Aldecoa says the past year has been difficult for returns, especially from the traditional asset classes. “Dividends – American and emerging markets – are providing some returns,” he notes. “The Spanish govvies have lately been providing capital gains too, but these are limited and risky. Some alternatives invested in the latter part of the financial crisis, and real estate, are also being repriced upwards, but they have still a small allocation.”

Cienfuegos considers the worst-performing ‘assets’ are probably the opportunity cost of having excluded long-term, high-quality bonds from pension fund portfolios. “It is true that the investment case for 10-year German bunds, for instance, is difficult to understand,” he says. “However, tail-risk hedging is always key for defined contribution (DC) pension funds, and therefore consciously excluding the whole exposure to long-term, high-quality bonds from the portfolio, even at negative nominal returns, has weakened the overall risk-hedging contribution.”

jon aldecoa

But have recent events in Europe made things worse? Spanish pension funds’ exposure to both UK and Italian markets is limited, says Cienfuegos, so events there have not really affected asset allocation decisions. 

But they could lead to a rethink, he says. “The current economic landscape and the financial status quo in Europe as a whole are very likely to trigger a thorough review of their strategic asset allocation and asset-liability management, especially as lower-for-longer interest rates leads to a decline in income generation and increases the difficulty in meeting pension fund objectives,” he says. “Larger pension funds have already started this review.”

A further strategic issue is the long-term direction of interest rates. “We are not seeing consensus over interest rate expectations among fiduciary managers,” says Molina. “Most occupational pension funds have investment policies that allow positioning the fund in the one-year to five-year duration range, and today we see a wide dispersion within that range.”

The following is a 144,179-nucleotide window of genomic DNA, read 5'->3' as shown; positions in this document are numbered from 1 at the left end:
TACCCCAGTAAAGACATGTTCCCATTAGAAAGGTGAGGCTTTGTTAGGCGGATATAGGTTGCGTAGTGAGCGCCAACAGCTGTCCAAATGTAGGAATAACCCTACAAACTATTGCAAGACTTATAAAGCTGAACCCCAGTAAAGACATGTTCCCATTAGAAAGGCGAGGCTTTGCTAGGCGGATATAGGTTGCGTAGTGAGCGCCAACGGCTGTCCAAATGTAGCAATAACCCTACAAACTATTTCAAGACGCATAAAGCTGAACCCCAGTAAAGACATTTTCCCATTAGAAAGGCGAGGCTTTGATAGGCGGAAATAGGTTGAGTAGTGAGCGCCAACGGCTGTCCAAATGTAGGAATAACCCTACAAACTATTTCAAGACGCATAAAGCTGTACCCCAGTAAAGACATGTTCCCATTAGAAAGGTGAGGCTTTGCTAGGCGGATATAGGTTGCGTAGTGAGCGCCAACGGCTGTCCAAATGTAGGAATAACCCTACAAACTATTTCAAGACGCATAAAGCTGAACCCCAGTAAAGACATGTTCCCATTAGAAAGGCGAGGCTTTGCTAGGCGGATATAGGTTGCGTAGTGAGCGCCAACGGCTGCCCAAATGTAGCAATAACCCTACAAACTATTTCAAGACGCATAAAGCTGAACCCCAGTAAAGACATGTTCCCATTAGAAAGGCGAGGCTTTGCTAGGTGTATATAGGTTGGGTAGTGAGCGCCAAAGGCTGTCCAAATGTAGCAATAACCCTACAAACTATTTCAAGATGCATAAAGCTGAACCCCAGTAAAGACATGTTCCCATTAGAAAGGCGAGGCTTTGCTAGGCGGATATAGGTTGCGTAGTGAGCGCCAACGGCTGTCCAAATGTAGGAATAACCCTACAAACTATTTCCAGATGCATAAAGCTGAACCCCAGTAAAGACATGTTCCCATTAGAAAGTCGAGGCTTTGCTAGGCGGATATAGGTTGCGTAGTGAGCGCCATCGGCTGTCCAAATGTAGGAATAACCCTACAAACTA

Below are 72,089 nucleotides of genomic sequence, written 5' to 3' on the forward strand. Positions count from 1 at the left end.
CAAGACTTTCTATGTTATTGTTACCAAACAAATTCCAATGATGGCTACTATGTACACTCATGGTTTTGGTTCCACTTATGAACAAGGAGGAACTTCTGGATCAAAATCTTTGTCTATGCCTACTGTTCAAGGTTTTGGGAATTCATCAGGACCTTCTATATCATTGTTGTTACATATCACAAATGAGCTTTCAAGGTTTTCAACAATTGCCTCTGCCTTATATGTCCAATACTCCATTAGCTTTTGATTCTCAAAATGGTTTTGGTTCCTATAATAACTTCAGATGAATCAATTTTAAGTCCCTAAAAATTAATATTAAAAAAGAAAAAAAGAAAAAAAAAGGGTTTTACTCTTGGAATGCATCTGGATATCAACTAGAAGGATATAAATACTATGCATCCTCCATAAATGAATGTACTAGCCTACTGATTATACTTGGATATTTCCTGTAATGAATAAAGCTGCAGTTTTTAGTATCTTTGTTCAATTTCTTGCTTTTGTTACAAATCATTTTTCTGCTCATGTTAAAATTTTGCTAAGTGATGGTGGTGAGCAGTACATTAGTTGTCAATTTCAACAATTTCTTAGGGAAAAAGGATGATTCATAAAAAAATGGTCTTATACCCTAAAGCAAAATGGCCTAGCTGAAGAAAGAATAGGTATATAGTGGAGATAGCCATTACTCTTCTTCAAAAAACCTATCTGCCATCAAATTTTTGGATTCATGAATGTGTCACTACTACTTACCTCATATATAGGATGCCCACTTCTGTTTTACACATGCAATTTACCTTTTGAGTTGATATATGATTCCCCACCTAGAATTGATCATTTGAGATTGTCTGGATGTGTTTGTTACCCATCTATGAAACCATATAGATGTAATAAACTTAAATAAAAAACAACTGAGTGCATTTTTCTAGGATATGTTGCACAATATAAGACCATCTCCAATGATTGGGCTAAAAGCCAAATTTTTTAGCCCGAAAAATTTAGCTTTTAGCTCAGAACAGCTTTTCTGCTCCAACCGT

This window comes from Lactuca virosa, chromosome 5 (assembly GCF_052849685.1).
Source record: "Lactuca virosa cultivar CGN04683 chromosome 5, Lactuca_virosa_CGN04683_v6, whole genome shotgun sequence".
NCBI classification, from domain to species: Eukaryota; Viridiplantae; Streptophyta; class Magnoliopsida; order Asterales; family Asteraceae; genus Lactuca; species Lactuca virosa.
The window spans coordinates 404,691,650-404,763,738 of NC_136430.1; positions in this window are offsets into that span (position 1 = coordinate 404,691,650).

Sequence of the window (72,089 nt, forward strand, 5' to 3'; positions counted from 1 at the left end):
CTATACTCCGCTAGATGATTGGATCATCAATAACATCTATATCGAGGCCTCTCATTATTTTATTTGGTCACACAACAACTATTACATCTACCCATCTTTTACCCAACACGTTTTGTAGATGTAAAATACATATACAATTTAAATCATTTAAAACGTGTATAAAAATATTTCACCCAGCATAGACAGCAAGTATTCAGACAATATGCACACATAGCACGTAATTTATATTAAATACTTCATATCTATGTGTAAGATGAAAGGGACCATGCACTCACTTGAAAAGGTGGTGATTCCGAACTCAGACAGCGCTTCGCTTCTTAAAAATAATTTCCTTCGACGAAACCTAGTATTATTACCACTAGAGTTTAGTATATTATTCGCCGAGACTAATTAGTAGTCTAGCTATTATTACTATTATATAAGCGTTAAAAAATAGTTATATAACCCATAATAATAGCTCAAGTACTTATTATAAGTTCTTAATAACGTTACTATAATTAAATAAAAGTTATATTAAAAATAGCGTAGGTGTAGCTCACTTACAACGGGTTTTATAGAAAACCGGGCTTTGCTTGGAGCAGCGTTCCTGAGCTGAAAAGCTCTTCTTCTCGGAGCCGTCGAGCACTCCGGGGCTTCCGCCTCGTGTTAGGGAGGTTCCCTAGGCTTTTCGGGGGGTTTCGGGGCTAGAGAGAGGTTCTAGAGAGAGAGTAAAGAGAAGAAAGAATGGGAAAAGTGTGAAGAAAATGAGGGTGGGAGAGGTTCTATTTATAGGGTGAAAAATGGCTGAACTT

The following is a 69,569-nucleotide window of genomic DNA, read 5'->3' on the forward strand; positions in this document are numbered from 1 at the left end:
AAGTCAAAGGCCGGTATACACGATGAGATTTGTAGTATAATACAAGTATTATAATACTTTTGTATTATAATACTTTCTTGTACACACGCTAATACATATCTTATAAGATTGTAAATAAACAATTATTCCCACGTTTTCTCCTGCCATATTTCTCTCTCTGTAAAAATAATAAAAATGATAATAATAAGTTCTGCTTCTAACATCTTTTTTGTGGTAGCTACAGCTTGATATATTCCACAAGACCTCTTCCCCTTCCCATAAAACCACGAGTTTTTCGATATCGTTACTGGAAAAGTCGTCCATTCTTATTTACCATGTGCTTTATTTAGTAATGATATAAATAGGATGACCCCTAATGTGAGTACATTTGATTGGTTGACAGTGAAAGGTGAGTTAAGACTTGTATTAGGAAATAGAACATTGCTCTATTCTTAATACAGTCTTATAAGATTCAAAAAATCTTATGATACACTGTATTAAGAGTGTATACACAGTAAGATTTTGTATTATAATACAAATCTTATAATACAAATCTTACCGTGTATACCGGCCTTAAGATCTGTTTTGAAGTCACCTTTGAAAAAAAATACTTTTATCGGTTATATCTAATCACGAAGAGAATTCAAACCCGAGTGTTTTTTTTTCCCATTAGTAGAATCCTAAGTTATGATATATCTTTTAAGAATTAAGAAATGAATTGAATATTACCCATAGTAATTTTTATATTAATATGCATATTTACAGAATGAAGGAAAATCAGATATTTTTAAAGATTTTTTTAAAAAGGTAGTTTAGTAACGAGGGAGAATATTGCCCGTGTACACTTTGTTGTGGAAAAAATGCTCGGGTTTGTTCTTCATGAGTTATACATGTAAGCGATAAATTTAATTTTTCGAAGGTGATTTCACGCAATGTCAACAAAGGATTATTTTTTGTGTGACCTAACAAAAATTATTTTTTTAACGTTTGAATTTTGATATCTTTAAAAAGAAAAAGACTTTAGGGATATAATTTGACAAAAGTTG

But he adds: “Overall, Spanish occupational pension plans are DC plans, with investment policies that permit limited exposure to interest rate risk, so it is not a relevant issue as in other pension markets.” 

Meanwhile, in terms of specific allocations, the next 12 months look likely to bring more of the same. “We expect occupational pension funds to increase allocations to alternative assets,” says Molina. “Hedge funds provide useful diversification, in particular global macro/CTAs [commodity trading advisers]. As seen during the Brexit sell-off, long-short or systematic macro hedge strategies can help cushion portfolios from the bursts of volatility that are heading our way.”

“Hedge funds provide useful diversification, in particular global macro/CTAs. As seen during the Brexit sell-off, long-short or systematic macro hedge strategies can help cushion portfolios from the bursts of volatility that are heading our way”
Alvaro Molina

Bellavista says: “Over the next year we expect funds to continue working to diversify their funds, especially looking for alternatives to fixed-income assets. We don’t expect a significant change in the main asset class exposure, but an increase in the underlying asset classes – for example, absolute-return fixed income, private debt, convertibles, and high yield.”

He also expects an increase in responsible investing. “Occupational pension funds in Spain have always been leaders in responsible investment, and the trend is continuing,” says Bellavista. “We see more funds and managers adhering to the UN Principles, but also funds having better tools to screen their portfolios and joining UN initiatives.”

In the same vein, improved governance could be imminent. “Some of the largest funds are taking action to reinforce their governance, for example, setting up investment committees with increased dedication and hiring investment consultants,” says Molina. “We expect this trend to continue, as those funds with higher governance levels have proven to obtain better risk-adjusted returns than their peers.”

Looking even further ahead, asset allocation could undergo fundamental changes if a new legal option is implemented by pension funds, according to Cienfuegos. Last year, occupational pension funds were allowed to introduce a liquidity clause allowing members to access their savings after 10 years.

However, the vast majority of pension funds have not yet taken advantage of this. “But if most pension boards were to approve this clause, the time horizon for pension funds would change dramatically and the allocation could potentially be completely affected,” says Cienfuegos.